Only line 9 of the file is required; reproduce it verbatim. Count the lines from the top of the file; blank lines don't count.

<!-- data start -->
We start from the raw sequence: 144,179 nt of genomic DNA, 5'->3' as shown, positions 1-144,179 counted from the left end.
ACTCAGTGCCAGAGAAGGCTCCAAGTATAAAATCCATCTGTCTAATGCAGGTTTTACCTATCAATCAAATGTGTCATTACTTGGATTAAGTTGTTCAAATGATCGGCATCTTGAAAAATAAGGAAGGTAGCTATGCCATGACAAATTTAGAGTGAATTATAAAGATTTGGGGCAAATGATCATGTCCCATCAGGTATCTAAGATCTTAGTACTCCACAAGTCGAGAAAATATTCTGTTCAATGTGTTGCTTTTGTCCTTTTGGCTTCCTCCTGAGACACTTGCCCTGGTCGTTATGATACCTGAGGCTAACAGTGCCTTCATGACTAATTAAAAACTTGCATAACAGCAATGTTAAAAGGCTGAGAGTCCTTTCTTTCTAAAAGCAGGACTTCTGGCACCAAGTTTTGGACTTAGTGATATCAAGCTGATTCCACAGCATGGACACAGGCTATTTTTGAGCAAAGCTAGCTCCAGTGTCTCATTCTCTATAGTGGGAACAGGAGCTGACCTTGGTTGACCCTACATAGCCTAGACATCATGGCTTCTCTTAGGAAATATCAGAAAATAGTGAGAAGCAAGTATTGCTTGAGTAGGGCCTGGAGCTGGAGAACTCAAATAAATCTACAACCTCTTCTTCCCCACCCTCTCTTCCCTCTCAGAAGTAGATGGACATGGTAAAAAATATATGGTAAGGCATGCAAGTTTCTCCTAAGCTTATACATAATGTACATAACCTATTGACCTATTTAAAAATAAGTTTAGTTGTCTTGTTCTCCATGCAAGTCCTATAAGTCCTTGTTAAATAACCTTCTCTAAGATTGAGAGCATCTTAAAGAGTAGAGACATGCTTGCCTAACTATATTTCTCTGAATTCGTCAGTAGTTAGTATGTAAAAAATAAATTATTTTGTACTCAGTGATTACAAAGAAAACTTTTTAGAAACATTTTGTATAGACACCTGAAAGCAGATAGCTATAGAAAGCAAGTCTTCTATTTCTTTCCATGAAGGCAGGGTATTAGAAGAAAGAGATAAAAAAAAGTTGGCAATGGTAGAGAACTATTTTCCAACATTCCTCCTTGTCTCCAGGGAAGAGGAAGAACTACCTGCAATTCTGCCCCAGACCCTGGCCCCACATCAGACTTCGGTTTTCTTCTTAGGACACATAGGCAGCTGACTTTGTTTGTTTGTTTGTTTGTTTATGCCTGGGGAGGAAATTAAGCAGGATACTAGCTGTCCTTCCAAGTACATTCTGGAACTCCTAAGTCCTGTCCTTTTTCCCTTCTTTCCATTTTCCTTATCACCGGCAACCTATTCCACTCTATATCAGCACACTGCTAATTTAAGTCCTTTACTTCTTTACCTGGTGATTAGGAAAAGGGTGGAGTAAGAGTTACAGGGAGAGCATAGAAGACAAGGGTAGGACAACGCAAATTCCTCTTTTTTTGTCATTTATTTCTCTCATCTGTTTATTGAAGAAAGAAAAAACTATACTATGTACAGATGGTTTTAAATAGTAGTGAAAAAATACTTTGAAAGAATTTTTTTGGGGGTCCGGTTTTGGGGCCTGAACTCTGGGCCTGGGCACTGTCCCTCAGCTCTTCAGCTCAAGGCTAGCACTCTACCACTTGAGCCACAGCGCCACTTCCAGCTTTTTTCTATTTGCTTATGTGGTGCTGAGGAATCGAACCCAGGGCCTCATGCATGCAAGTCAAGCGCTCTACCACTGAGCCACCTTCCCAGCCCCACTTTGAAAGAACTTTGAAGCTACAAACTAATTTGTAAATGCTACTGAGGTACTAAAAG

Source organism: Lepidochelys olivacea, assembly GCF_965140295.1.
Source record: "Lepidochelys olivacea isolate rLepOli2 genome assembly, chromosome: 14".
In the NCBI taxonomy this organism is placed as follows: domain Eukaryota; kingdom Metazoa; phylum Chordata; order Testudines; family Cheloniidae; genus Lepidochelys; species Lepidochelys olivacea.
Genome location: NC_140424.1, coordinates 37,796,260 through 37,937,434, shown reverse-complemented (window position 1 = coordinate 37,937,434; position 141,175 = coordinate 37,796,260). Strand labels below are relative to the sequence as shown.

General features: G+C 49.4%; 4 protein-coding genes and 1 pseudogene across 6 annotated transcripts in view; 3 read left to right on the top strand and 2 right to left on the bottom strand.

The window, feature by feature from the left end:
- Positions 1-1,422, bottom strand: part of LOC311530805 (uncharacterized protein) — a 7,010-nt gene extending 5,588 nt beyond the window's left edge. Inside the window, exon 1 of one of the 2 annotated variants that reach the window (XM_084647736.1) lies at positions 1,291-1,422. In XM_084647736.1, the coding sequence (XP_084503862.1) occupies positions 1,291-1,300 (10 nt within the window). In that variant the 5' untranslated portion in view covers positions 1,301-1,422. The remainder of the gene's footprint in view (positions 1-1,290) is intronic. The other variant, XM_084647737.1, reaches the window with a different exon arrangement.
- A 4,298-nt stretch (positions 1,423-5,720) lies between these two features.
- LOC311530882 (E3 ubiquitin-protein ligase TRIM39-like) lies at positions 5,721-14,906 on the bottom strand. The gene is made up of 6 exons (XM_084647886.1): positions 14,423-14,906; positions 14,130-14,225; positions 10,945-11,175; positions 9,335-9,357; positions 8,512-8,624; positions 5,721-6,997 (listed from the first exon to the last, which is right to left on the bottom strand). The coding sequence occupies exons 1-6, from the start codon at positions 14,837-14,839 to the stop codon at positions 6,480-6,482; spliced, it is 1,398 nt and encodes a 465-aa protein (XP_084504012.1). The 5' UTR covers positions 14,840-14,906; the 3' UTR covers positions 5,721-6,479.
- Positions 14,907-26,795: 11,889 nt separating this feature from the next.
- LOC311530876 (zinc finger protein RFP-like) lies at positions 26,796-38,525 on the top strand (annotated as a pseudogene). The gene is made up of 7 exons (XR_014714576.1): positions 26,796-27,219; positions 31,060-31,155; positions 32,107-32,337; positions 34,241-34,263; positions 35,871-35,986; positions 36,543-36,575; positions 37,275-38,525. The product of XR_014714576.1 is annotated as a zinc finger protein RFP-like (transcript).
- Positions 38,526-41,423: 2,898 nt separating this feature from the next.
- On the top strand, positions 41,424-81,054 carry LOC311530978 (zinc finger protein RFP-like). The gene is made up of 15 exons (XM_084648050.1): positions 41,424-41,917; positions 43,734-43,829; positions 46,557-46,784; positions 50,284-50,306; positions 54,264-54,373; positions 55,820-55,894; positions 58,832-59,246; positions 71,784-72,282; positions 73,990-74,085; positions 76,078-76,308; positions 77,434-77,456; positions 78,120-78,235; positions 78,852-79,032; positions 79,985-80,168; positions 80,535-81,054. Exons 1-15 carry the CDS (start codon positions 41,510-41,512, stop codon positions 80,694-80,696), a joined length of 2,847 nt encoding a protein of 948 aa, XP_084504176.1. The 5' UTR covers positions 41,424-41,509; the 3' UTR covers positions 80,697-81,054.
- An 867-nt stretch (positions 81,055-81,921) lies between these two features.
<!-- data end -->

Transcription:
- Positions 1-1,422, bottom strand: part of LOC311530805 (uncharacterized protein) — a 7,010-nt gene extending 5,588 nt beyond the window's left edge. Inside the window, exon 1 of one of the 2 annotated variants that reach the window (XM_084647736.1) lies at positions 1,291-1,422. In XM_084647736.1, the coding sequence (XP_084503862.1) occupies positions 1,291-1,300 (10 nt within the window). In that variant the 5' untranslated portion in view covers positions 1,301-1,422. The remainder of the gene's footprint in view (positions 1-1,290) is intronic. The other variant, XM_084647737.1, reaches the window with a different exon arrangement.